University of Iowa recruitment push could cause problems for smaller colleges


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Increased efforts to increase in-state recruitment at the University of Iowa may have smaller colleges across the state worried about repercussions to their enrollment numbers.

The UI is increasing efforts by hiring additional admissions staff, improving marketing efforts, and increasing both campus visits and visits to Iowa high schools. As of October, UI resident applications for the 2015-16 academic year are up 11.25 percent compared with the same time last year.

Dave McInally, the president of Coe College, said he isn’t certain yet what effect this increased recruitment will be, but he worries it may decrease the number of prospective students.

“The effect on private colleges could be an unintended consequence of these funding changes,” McInally said.

The Cedar Rapids-based college’s student body is 38 percent Iowa residents.

McInally said the student enrollment overlaps considerably with the state Board of Regents’ universities.  He’s concerned with the potential incentives regent universities may offer, including an increased number of scholarships for in-state students.

Helping to drive concerns is the continuing decline in the number of Iowa seniors graduating from high school, said Kirkwood Community College President Mick Starcevich.

Starcevich said the number of graduating seniors has been in decline for the past 13 years. He said the next time the number will increase is with the graduation of this year’s fourth-grade class in eight years.

However, not all non-regent colleges are especially concerned.

Jamie Kelly, digital news director for Cornell College (Mount Vernon) said his college’s officials were “keeping an eye on it” but weren’t seriously worried.

“To be completely honest, we don’t have a ton of students who apply to both the University of Iowa and Cornell,” Kelly said.

Iowa is one of three primary sources of student enrollment for Cornell, contributing 17 percent of its student body.  The remaining students can trace their roots back to all but two of the nation’s 50 states.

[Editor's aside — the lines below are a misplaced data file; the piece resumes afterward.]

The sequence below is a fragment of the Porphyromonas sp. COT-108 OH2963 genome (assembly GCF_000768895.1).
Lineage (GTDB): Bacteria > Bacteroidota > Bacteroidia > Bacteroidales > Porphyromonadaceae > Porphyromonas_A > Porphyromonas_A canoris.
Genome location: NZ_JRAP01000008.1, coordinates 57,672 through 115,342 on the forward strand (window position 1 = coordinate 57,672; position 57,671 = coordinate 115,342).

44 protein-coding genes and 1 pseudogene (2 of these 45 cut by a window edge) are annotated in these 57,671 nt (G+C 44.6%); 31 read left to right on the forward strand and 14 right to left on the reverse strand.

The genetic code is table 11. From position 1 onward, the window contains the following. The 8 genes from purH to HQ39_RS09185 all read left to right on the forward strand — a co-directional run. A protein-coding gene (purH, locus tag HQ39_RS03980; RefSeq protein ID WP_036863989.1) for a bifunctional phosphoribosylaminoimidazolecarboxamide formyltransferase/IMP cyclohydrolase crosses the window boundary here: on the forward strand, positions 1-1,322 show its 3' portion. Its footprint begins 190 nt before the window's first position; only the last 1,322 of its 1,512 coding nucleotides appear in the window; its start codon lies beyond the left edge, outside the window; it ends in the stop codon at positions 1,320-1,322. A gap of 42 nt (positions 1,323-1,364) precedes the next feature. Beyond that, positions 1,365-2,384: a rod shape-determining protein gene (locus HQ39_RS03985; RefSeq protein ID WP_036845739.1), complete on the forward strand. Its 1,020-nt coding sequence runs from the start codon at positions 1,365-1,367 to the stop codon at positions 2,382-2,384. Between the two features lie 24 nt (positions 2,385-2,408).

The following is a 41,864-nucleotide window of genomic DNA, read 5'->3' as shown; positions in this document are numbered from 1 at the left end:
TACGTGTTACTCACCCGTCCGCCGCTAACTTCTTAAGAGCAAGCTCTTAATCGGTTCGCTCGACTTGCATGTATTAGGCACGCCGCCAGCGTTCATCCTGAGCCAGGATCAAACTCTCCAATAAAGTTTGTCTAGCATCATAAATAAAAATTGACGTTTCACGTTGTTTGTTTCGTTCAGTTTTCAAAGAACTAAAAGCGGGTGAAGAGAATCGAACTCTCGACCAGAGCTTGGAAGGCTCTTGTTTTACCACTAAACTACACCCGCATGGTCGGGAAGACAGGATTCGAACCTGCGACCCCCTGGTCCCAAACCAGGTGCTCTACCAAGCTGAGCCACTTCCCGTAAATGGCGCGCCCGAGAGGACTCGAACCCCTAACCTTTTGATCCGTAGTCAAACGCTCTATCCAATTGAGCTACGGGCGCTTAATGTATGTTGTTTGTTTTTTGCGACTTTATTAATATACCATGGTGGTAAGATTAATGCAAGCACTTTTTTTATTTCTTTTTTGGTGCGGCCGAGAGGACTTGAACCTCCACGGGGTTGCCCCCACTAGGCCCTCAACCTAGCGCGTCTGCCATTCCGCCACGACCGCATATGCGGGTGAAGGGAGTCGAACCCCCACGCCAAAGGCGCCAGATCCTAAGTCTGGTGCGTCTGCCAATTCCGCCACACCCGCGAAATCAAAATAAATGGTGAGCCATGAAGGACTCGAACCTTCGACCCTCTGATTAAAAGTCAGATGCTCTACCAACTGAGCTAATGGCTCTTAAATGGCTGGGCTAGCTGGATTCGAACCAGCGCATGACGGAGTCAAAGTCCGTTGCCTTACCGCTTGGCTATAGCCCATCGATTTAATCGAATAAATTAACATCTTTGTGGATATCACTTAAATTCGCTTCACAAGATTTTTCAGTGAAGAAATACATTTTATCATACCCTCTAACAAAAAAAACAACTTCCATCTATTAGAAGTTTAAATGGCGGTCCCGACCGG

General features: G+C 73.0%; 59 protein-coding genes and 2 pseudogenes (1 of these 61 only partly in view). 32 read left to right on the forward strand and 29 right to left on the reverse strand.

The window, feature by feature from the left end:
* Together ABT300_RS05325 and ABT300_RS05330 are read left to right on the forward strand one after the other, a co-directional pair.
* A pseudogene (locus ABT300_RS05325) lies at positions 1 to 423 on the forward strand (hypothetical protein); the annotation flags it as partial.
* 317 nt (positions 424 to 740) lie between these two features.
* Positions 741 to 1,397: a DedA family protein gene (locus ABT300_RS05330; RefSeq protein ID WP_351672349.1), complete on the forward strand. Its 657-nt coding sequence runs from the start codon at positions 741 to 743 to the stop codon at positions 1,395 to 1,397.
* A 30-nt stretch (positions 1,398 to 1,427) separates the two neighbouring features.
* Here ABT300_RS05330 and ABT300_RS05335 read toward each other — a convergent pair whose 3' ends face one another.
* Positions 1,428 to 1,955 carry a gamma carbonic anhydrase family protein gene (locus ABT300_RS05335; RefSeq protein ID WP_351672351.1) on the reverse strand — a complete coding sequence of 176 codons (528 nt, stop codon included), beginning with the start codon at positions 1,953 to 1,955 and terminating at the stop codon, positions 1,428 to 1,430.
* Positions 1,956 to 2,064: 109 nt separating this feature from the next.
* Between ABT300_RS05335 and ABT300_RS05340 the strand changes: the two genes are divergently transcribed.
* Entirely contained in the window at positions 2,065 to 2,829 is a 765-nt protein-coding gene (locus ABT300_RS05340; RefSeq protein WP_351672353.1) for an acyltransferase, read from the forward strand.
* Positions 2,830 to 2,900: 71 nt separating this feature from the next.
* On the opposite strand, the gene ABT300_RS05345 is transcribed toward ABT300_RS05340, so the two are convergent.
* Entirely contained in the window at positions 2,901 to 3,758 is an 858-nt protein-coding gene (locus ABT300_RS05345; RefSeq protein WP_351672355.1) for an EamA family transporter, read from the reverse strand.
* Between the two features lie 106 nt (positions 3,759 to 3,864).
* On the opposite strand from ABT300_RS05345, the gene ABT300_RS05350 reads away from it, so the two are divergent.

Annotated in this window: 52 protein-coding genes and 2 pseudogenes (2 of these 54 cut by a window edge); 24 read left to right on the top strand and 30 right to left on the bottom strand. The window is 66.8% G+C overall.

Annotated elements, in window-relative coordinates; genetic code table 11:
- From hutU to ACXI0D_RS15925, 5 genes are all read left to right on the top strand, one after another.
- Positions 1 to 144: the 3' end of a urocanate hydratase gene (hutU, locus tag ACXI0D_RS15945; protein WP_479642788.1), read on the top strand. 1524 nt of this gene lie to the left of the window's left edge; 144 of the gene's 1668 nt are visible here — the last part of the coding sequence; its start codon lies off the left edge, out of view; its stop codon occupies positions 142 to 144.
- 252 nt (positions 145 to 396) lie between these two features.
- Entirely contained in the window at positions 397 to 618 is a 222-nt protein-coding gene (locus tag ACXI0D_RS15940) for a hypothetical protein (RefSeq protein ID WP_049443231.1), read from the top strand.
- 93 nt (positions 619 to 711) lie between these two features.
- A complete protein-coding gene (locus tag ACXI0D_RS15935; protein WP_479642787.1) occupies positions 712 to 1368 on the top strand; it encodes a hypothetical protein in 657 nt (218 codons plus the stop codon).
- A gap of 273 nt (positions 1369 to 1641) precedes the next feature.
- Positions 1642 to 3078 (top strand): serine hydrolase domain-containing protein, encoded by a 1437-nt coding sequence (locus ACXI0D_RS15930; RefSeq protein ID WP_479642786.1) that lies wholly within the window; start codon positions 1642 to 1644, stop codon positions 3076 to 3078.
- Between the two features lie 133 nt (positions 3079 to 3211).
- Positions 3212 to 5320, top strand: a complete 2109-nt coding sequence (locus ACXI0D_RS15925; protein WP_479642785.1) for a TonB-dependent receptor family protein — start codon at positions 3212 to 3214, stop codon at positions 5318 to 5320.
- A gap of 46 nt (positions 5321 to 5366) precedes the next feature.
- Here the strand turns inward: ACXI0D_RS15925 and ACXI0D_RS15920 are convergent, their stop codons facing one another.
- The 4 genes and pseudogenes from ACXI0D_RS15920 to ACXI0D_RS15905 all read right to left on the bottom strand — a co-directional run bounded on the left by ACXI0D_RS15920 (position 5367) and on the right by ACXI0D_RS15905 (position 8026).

Gary Steinke, the president of the Iowa Association of Independent Colleges and Universities, said it makes contacting students deciding about higher education even more important.

He said the association’s 26 member institutions have a student body that is roughly 50 percent Iowa residents.

“It just means we have to push a little harder to make sure they understand what we offer that the University of Iowa doesn’t,” Steinke said.

He said the private-college students benefit from average class sizes between 20 and 25 students and often graduated in four years.

Starcevich said Kirkwood is in the process of increasing its marketing in response to the UI’s increased presence.

“We’re all going to be spending more dollars on fewer students, and does that make sense,” he said. “Definitely not.”

McInally said Coe is also increasing its marketing presence, but its plan just happened to coincide with the regents’ announcement.

“We were glad we had that ready to roll out,” he said.

Some colleges are hoping the Legislature will look at all aspects of the new funding model and the repercussions it could have.

“Hopefully, the Legislature will take a hard look at what the regents are proposing,” Starcevich said.

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